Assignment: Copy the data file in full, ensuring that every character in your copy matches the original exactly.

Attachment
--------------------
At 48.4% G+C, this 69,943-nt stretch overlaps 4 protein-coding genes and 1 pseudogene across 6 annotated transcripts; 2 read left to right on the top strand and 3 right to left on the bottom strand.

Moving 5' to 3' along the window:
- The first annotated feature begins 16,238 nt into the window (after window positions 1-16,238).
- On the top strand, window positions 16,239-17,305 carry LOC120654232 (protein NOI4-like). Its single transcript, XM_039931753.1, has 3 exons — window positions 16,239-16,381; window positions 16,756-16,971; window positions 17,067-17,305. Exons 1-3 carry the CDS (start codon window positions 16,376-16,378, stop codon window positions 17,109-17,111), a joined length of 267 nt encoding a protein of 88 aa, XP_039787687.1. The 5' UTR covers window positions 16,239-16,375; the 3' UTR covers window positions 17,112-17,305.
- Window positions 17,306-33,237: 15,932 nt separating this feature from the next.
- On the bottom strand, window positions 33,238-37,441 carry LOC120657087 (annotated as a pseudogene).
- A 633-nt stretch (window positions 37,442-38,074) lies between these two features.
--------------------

At 48.4% G+C, this 69,943-nt stretch overlaps 4 protein-coding genes and 1 pseudogene across 6 annotated transcripts; 2 read left to right on the top strand and 3 right to left on the bottom strand.

Moving 5' to 3' along the window:
- The first annotated feature begins 16,238 nt into the window (after window positions 1-16,238).
- On the top strand, window positions 16,239-17,305 carry LOC120654232 (protein NOI4-like). Its single transcript, XM_039931753.1, has 3 exons — window positions 16,239-16,381; window positions 16,756-16,971; window positions 17,067-17,305. Exons 1-3 carry the CDS (start codon window positions 16,376-16,378, stop codon window positions 17,109-17,111), a joined length of 267 nt encoding a protein of 88 aa, XP_039787687.1. The 5' UTR covers window positions 16,239-16,375; the 3' UTR covers window positions 17,112-17,305.
- Window positions 17,306-33,237: 15,932 nt separating this feature from the next.
- On the bottom strand, window positions 33,238-37,441 carry LOC120657087 (annotated as a pseudogene).
- A 633-nt stretch (window positions 37,442-38,074) lies between these two features.